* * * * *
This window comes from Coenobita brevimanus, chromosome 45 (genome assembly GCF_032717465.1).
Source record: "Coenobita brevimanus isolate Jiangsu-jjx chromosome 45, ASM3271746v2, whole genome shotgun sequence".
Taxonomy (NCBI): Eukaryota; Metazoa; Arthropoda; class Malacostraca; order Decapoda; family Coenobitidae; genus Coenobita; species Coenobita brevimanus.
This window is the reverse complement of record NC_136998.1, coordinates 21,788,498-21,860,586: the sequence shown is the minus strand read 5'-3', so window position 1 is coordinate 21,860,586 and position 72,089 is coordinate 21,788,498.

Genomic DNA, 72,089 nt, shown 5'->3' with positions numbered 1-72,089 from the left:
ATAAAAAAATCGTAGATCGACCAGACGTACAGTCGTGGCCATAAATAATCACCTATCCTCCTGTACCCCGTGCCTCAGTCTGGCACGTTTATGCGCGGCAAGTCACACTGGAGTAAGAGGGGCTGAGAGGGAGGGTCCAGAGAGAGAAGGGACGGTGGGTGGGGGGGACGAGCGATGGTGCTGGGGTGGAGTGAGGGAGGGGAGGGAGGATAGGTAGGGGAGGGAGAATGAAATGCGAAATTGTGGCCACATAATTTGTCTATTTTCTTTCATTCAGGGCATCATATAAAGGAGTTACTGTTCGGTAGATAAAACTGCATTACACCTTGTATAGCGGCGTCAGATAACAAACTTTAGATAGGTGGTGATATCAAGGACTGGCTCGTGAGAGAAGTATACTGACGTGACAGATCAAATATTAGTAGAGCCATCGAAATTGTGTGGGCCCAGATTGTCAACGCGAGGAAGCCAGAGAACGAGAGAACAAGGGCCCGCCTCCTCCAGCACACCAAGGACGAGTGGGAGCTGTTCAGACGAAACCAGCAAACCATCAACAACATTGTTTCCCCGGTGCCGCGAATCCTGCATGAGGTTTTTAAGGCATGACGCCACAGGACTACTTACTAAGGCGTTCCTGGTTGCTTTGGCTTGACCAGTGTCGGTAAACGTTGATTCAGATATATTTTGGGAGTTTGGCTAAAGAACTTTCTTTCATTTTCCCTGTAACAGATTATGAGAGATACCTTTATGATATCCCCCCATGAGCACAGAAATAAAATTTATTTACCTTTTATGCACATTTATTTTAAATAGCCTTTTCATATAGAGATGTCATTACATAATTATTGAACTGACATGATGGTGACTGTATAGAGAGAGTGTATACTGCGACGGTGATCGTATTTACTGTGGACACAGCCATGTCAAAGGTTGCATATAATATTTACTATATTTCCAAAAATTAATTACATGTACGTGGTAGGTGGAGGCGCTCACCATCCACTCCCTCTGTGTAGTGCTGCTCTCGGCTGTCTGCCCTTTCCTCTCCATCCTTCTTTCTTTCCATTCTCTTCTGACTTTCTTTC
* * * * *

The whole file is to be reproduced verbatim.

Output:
This window comes from Coenobita brevimanus, chromosome 45 (genome assembly GCF_032717465.1).
Source record: "Coenobita brevimanus isolate Jiangsu-jjx chromosome 45, ASM3271746v2, whole genome shotgun sequence".
Taxonomy (NCBI): Eukaryota; Metazoa; Arthropoda; class Malacostraca; order Decapoda; family Coenobitidae; genus Coenobita; species Coenobita brevimanus.
This window is the reverse complement of record NC_136998.1, coordinates 21,788,498-21,860,586: the sequence shown is the minus strand read 5'-3', so window position 1 is coordinate 21,860,586 and position 72,089 is coordinate 21,788,498.

Genomic DNA, 72,089 nt, shown 5'->3' with positions numbered 1-72,089 from the left:
ATAAAAAAATCGTAGATCGACCAGACGTACAGTCGTGGCCATAAATAATCACCTATCCTCCTGTACCCCGTGCCTCAGTCTGGCACGTTTATGCGCGGCAAGTCACACTGGAGTAAGAGGGGCTGAGAGGGAGGGTCCAGAGAGAGAAGGGACGGTGGGTGGGGGGGACGAGCGATGGTGCTGGGGTGGAGTGAGGGAGGGGAGGGAGGATAGGTAGGGGAGGGAGAATGAAATGCGAAATTGTGGCCACATAATTTGTCTATTTTCTTTCATTCAGGGCATCATATAAAGGAGTTACTGTTCGGTAGATAAAACTGCATTACACCTTGTATAGCGGCGTCAGATAACAAACTTTAGATAGGTGGTGATATCAAGGACTGGCTCGTGAGAGAAGTATACTGACGTGACAGATCAAATATTAGTAGAGCCATCGAAATTGTGTGGGCCCAGATTGTCAACGCGAGGAAGCCAGAGAACGAGAGAACAAGGGCCCGCCTCCTCCAGCACACCAAGGACGAGTGGGAGCTGTTCAGACGAAACCAGCAAACCATCAACAACATTGTTTCCCCGGTGCCGCGAATCCTGCATGAGGTTTTTAAGGCATGACGCCACAGGACTACTTACTAAGGCGTTCCTGGTTGCTTTGGCTTGACCAGTGTCGGTAAACGTTGATTCAGATATATTTTGGGAGTTTGGCTAAAGAACTTTCTTTCATTTTCCCTGTAACAGATTATGAGAGATACCTTTATGATATCCCCCCATGAGCACAGAAATAAAATTTATTTACCTTTTATGCACATTTATTTTAAATAGCCTTTTCATATAGAGATGTCATTACATAATTATTGAACTGACATGATGGTGACTGTATAGAGAGAGTGTATACTGCGACGGTGATCGTATTTACTGTGGACACAGCCATGTCAAAGGTTGCATATAATATTTACTATATTTCCAAAAATTAATTACATGTACGTGGTAGGTGGAGGCGCTCACCATCCACTCCCTCTGTGTAGTGCTGCTCTCGGCTGTCTGCCCTTTCCTCTCCATCCTTCTTTCTTTCCATTCTCTTCTGACTTTCTTTC